(4) Play is imaginative, non-literal, mentally removed in some way from “real” or “serious” life

and (5) Play involves an active, alert, but non-stressed frame of mind.

(Psychology Today, November 19, 2008).

So, according to this… anytime YOU the teacher determine the activity or come up with the project or plan… It is not truly play. Again… Play needs to be self chosen and self directed. To get the full benefits, the child needs to drive their own explorations and learning. Play is a process! We need to trust that process and we need to remember and to trust that young children are capable!

Dr Peter Gray also indicated that play is not black and white, that there is a continuum of play. Meaning that activities and pieces of our lives can be partially play and partially not at the same time.

How do you feel about play? Does this set of criteria work for you???

What do others have to say about play?

Teacher Tom, (Tom Hobson) describes play as one of his students proclaimed, Play is…. “What I do when no one tells me what to do.”

“Play is the highest form of research” -Albert Einstein

“Play is the answer to how anything new comes about” - Jean Piaget

“It is a happy talent to know how to play.” -Ralph Waldo Emerson

“Play is often talked about like it is a relief from serious learning, but for children play is serious learning” - Fred Rogers

“Play is the only way the highest intelligence of humankind can unfold.” - Joseph Chilton Pierce

“You can discover more about a person in an hour of play than you can in a year of conversation” - Plato

“We don’t stop playing because we grow old, we grow old because we stop playing” George Bernard Shaw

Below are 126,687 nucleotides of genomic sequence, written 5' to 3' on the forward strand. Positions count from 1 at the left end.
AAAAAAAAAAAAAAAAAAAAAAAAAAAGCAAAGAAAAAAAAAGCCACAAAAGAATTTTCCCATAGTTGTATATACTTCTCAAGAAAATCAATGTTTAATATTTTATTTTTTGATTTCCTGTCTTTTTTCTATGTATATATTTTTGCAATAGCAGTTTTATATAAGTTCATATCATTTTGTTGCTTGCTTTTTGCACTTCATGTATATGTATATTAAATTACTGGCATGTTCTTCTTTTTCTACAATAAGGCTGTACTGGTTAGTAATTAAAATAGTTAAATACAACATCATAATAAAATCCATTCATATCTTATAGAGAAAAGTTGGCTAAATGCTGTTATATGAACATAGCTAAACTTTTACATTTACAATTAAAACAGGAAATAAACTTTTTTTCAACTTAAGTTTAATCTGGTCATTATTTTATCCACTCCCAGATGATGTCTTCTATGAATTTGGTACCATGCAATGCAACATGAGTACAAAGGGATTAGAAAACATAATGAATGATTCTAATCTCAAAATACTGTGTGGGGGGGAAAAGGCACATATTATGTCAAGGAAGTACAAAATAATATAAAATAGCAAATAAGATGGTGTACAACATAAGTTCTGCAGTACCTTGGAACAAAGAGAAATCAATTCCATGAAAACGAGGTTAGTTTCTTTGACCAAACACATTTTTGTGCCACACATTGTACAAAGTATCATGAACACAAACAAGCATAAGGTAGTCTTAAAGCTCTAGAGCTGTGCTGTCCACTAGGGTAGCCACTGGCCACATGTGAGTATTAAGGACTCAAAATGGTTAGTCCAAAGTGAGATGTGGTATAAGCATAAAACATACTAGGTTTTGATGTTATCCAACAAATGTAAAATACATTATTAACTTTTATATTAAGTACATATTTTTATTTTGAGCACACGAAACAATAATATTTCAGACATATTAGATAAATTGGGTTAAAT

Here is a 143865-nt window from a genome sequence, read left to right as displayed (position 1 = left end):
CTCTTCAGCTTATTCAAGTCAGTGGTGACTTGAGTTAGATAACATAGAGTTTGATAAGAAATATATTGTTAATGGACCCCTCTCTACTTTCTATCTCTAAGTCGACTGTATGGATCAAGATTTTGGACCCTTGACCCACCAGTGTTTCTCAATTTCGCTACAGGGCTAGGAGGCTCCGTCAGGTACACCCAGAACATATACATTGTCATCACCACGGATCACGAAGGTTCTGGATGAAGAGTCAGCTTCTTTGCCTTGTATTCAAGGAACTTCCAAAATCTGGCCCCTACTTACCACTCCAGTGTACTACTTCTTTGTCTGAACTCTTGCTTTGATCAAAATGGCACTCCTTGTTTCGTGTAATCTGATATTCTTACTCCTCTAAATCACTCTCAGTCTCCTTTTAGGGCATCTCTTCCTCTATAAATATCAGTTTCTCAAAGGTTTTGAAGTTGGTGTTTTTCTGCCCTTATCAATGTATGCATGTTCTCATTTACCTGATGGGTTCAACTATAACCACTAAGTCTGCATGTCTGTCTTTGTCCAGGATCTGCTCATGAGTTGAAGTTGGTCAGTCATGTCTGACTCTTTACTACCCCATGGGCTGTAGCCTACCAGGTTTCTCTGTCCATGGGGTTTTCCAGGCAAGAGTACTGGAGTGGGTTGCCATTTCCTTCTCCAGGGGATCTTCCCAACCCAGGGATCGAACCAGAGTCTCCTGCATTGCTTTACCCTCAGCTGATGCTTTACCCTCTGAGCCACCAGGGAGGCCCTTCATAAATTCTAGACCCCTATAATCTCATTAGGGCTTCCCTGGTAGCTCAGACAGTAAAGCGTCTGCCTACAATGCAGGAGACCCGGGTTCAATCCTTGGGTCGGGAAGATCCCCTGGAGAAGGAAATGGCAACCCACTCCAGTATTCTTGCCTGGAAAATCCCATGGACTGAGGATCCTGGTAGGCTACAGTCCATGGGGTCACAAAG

“Play is the highest expression of human development in childhood, for it alone is the free expression of what is in a child’s soul” -Friedrich Froebel

“Play is not frivolous, It is not a luxury. It is not something to fit in after completing all of the important stuff. Play is the important stuff. Play is a drive, a need, a brain building must do.” Jeff A Johnson & Denita Dinger

“Play is a signal that nature’s wisdom is being enacted” Jane Goodall

“Those who play rarely become brittle in the face of stress or lose the healing capacity of humor” Dr Stuart Brown

More questions to ponder…...

So… What exactly is play? Can anyone besides the player really determine if it is true play?

How can we support children and encourage more opportunities for play?

Why is there a dichotomy between play and academics? If play is the best way to learn isn’t play academic? 

This is a question I deal with all of the time, and I think the biggest difference between what many folks define as a play based program and an academic based program boils down to one characteristic of play. In a true play based program children have a lot of power and control over their time, explorations and environment, they as the players have the opportunity to choose and design their own learning. The more child-centered a program is and the more opportunities children have to drive their own explorations, the truer it is to play. Where things start to get muddy is when adults start to attempt to control the learning by providing “fun”, “cute” activities for the children to meet an adult goal or drive. Remember, that just because something is fun does not mean that it is play! (on a side note, this is why the term playful learning drives me nuts… All play is learning, but when an adult has their own agenda and is pushing academics or ideas it is no longer play and in many cases the children do not learn the subject matter as it is not real or relevant to them.)

Originally published by Amy Ahola DBA Central Station 2016 (c) All Rights Reserved.

No comments:

It Wasn't Peek-A-Boo, Respecting Infants at Play

Last week, a colleague of mine asked, "What does a child-led, play based program look like for infants and toddlers?" For man...